OHL

Ryan Mantha, D, Niagara IceDogs
Acquired: 4th round (104th overall), 2014

At 6-foot-5, Mantha is an imposing two-way defenseman at the junior level. Expected to be mostly a defensive blueliner in the pros, Mantha is in his final year of junior play. He has great reach and uses his stick well to defend. And, although Mantha skates well for a defenseman of his size, he still could use more work on this skill. The Rangers are expected to offer Mantha an entry-level contract before their rights to sign him expire in June, but it will take several years at the AHL level before he would be NHL-ready.

Brandon Halverson, G, Sault Ste. Marie Greyhounds
Acquired: 2nd round (55th overall), 2014

One of the top prospects in the system, Halverson was the backup netminder for the United States at the 2016 U20 World Junior Championships. Halverson struggled for the Soo at the start of the season, but since the beginning of December, Halverson has posted an 8-3-1 record.

Overall, he has a 3.11 GAA and a .899 save percentage for the season, but since his return from Finland, Halverson is at 2.77 and a .911 save percentage. He was signed to an entry-level contract by the Rangers this past July, and is almost certainly in his last year of junior hockey. Halverson is expected to begin his professional career in either Hartford or Greenville next fall.

USHL

Adam Huska, G, Green Bay Gamblers
Acquired: 7th round (184th overall), 2015

The Rangers were not looking for another goalie when the 2015 NHL Entry Draft began. With Halverson, Igor Shestyorkin, and Mackenzie Skapski already in the organization as prospects, New York’s goaltending pipeline is now very strong. However, when the team saw Huska was still available in the seventh round, the Rangers grabbed him with their last selection due to his performance at the 2015 U18 World Junior Championships. If his numbers in Green Bay this season are any indication, the scouts were correct in believing he should have been taken sooner. Currently, he is the number one goalie in the USHL in both GAA and save percentage (co-leader in shutouts with four).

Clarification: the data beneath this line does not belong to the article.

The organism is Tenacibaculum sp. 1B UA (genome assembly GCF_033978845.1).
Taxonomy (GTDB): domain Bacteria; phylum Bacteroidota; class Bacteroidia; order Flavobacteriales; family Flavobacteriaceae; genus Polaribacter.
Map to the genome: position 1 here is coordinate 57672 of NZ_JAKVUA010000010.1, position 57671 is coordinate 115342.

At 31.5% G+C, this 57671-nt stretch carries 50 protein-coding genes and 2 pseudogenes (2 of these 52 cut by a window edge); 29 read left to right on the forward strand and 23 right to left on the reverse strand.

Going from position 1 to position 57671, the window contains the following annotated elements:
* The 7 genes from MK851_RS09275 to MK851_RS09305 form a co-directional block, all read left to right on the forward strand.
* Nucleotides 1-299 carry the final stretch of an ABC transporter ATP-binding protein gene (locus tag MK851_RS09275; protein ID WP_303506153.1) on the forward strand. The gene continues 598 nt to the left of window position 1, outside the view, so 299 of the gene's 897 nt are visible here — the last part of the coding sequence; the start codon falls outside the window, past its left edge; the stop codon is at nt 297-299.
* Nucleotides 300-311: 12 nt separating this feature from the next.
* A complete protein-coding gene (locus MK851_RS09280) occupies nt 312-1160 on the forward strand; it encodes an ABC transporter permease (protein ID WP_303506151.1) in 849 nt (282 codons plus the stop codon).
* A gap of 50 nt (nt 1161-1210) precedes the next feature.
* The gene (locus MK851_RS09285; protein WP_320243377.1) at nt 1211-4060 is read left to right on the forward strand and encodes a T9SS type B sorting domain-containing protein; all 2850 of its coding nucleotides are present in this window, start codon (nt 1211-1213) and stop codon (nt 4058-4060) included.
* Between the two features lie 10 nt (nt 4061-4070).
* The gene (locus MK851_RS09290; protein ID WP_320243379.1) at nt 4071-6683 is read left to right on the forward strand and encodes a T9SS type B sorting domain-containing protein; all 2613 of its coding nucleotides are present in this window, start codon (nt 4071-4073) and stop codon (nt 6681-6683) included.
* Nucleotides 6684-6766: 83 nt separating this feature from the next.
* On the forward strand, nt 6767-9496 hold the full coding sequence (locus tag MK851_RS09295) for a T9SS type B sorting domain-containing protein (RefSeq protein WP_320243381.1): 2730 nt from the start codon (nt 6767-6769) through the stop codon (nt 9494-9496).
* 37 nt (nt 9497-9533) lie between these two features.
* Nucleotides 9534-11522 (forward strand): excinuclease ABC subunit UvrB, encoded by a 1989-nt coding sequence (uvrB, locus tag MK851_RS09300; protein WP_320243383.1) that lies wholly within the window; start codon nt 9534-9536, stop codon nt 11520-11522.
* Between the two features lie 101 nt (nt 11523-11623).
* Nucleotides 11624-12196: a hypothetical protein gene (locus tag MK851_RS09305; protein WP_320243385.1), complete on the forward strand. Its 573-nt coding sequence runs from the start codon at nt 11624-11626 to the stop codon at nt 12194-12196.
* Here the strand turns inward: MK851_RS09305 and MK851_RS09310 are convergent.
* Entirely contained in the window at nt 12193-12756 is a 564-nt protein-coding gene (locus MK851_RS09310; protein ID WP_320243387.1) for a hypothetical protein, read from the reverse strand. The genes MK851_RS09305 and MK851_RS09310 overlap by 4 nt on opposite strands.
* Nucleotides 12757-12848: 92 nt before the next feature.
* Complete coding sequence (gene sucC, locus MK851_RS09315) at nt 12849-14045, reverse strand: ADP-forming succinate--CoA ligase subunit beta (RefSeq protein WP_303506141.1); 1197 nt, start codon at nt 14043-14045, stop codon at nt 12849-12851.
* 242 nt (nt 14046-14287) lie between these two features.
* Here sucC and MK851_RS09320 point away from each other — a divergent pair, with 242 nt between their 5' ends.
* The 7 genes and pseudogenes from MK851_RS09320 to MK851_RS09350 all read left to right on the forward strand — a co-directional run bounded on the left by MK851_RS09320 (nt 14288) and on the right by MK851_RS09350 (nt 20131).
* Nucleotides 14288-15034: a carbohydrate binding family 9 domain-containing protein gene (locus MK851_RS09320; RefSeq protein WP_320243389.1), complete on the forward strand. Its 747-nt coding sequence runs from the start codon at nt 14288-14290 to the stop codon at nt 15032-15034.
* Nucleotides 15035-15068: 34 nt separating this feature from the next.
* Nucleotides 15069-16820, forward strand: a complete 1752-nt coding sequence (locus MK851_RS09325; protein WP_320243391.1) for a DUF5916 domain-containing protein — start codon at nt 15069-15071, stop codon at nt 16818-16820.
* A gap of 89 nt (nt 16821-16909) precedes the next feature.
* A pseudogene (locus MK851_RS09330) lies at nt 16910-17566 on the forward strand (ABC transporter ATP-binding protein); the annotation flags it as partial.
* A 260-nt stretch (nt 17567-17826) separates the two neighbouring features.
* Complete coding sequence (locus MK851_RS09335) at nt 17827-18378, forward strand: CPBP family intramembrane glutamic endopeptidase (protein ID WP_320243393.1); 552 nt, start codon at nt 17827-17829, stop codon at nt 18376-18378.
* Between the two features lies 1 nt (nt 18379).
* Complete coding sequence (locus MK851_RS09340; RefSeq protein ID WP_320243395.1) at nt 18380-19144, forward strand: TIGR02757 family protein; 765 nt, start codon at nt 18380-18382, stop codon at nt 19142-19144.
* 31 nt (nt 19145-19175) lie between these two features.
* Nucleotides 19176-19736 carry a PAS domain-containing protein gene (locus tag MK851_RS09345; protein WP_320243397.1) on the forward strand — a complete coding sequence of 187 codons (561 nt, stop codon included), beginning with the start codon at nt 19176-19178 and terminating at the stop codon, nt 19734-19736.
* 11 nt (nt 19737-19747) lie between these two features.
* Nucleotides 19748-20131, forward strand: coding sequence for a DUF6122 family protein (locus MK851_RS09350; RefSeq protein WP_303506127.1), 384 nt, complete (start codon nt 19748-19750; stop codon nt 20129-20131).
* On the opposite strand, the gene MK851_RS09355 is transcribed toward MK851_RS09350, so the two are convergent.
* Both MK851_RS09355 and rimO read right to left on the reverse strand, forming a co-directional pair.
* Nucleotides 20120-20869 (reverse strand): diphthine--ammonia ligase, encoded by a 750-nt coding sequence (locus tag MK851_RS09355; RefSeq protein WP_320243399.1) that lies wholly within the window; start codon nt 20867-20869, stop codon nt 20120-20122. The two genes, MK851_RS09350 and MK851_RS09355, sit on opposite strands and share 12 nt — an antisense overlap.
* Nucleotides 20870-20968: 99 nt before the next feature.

World Junior Championships Update

The U20 WJCs took place in Finland from December 26th through January 5th. Brandon Halverson, Adam Huska and Aleksi Saarela participated. Although Halverson appeared in only two games, with 91:51 minutes of ice time, he faced 37 shots and stopped all but one. He posted a 0.65 goals-against and .973 save percentage.

Saarela was in the middle of his Finnish teammates in scoring during this tournament. Appearing in all seven games for his country, he recorded four goals and three assists on 19 shots. Saarela posted four power play goals in the tournament, the most of his teammates.

Huska appeared in every game for Slovakia. In his first U20 tournament, he performed very well between the pipes, although his team was eliminated by Sweden in the first playoff game. Overall, Huska recorded a .899 save percentage and 3.90 goals-against. Huska will be eligible to represent Slovakia again next year.

Prospect of the Month: Adam Huska

Adam Huska - New York RangersWith two wins, including back-to-back shutouts, Huska went from a .987% save percentage and 0.34 goals-against for the Green Bay Gamblers to representing Slovakia in the U20 WJCs. Although not as successful in the WJCs (Slovakia’s scoring efficiency was near the bottom of the 10 teams participating), Huska was named the best player for Slovakia in the tournament. He appeared in every contest for his country, posting numbers that put him in the middle of the goaltending pack. He then returned to Green Bay and promptly won his next three games.